The ACT Supreme Court has now determined that limitation periods under the Building Act 2004 (ACT) do not apply to claims about design work undertaken prior to the issue of a building approval.
The effect of the decision in Helkeast Pty Ltd & Anor v Ruckschloss is that engineers’ (and other consultants such as architects’) liability for negligent work is potentially much longer than the builder’s liability.
The case centred on the construction of a five storey residential apartment complex, completed in 2006.
Some 8 years later (in 2014) the Construction Occupations Registrar issued an emergency rectification order against the builder in respect of defects at the apartment complex. In 2015 a further rectification order was made against the builder.
In 2016 the builder commenced proceedings against the engineer seeking to recover some of the builder’s losses. The builder accused the engineer of being the source of the problem, including having negligently prepared design and documentation, negligently issuing a certificate of structural sufficiency.
The 10 year limitation on ‘building actions’
The engineer filed an application to strike out the claim. He argued that the proceedings commenced by the developer were barred by the limitation periods set out in sections 140 and 142 of the Building Act 2004 (ACT). Those sections state that a ‘building action’ cannot be brought more than 10 years after a certificate of completion has been issued. ‘Building action’ is defined in the Act as an action for damages in relation to defective building work or defective construction work OR the negligent exercise by a licensed construction practitioner of a function as a certifier.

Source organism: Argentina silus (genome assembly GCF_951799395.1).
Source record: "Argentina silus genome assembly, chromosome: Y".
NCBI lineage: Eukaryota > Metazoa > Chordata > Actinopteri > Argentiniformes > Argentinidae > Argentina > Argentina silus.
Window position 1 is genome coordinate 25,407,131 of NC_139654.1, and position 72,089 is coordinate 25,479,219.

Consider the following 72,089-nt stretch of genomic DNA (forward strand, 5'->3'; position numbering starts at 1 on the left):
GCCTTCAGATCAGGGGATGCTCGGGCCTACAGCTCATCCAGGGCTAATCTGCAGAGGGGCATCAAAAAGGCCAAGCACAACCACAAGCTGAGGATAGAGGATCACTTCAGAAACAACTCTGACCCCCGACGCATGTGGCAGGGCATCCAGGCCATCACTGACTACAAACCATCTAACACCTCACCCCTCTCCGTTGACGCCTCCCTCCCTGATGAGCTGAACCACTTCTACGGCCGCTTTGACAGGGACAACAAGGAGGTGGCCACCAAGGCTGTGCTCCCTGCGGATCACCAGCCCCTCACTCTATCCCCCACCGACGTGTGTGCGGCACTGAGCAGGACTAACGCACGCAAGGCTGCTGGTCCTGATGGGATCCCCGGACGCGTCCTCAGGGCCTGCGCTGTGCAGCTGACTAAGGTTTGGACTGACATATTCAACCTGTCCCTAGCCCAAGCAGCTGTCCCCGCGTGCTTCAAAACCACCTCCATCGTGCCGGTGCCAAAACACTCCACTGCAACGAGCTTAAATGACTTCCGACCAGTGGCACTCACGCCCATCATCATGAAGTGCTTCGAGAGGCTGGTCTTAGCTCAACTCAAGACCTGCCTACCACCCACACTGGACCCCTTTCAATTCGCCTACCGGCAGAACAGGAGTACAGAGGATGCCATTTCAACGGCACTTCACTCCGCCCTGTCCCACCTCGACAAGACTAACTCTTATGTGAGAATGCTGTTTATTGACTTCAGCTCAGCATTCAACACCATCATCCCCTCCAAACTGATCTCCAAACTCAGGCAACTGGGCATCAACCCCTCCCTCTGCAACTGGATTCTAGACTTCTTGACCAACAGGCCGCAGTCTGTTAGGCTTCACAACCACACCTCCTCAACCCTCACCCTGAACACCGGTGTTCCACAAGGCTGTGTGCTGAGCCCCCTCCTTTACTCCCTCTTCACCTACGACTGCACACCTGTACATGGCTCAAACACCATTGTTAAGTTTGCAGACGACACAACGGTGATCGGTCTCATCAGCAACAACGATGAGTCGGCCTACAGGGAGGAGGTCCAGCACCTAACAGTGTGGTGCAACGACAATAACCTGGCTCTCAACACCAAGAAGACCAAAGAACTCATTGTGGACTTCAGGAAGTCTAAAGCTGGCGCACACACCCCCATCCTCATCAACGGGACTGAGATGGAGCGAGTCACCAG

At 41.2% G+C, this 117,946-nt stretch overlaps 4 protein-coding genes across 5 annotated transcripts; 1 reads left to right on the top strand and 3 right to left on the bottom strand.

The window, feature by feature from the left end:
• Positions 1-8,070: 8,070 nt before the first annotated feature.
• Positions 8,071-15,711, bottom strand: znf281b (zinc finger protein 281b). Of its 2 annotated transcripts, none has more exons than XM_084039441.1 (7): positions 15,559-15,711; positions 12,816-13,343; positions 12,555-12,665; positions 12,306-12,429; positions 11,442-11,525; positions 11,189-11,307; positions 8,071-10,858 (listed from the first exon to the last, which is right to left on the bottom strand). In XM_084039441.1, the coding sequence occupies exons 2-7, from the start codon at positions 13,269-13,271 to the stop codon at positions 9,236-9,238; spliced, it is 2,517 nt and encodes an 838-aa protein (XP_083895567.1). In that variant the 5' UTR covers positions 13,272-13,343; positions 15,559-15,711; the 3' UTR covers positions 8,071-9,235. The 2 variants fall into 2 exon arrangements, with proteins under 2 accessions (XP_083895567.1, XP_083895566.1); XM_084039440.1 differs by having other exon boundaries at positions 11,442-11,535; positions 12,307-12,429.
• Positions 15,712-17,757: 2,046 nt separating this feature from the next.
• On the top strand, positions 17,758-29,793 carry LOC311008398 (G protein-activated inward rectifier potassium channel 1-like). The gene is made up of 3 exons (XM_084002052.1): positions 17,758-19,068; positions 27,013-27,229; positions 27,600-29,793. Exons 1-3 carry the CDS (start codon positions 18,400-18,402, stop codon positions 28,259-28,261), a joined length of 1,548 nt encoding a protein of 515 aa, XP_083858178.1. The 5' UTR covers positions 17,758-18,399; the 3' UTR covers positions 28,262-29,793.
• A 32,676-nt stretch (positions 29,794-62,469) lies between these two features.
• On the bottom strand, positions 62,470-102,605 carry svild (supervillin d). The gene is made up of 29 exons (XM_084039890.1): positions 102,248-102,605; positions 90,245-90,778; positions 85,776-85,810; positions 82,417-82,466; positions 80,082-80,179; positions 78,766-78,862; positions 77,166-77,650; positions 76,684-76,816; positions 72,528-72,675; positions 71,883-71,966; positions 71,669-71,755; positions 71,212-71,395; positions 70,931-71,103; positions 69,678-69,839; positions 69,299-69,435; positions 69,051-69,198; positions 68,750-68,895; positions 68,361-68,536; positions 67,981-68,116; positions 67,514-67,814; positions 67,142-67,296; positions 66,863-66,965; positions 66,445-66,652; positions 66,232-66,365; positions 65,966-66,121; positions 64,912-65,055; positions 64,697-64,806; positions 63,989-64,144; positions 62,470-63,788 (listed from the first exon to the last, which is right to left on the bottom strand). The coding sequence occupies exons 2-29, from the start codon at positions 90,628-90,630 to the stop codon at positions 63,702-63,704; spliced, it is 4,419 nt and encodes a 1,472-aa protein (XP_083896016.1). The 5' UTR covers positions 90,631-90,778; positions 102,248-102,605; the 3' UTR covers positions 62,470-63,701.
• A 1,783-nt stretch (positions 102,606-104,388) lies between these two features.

The engineer’s position was that the design and construction are not mutually exclusive concepts, and the work of an engineer is clearly work in relation to building work.
The builder, on the other hand, argued that the Act is not concerned with regulating work such as engineering drawings created before any application for a building permit was lodged.
The court agreed with the builder, stating that the Act ‘was not intended to and does not regulate engineering designs created before building consent is applied for’ and that the Act does not regulate the creation of a certificate of structural sufficiency. The court found:
The [Building] Act’s concern is with the physical or hands on aspects of the construction of a building, at a time after approval for it has been granted.
Consequently, ‘building work’ does not include the preparation of engineering plans and the 10 year limitation period on bringing ‘building actions’ did not apply.
So what is the limitation period for consultants?
Engineers and other consultants (including architects) should be aware that their exposure to claims is not limited to 10 years from completion of the building. Whilst claims for breach of contract are generally limited to 6 years from the date of the breach (which is generally the date the work is done, e.g. the plans handed over), claims in negligence can have a much longer shelf-life because the cause of action does not accrue until the loss is suffered, and the limitation period runs for 6 years from that date.
This does not mean it is open slather to bring defect claims against consultants decades after the building is complete. A number of decisions culminating in the High Court’s decision in Brookfield (see our previous eBrief) have made it very difficult to bring claims in negligence for building defects – whether against engineers, architects or builders.
If you are concerned or if you would like to discuss your exposure (including your existing contracts and risk of liability), you should contact the team at Meyer Vandenberg on the details below.
For more information contact the Building and Construction Dispute Resolution Team: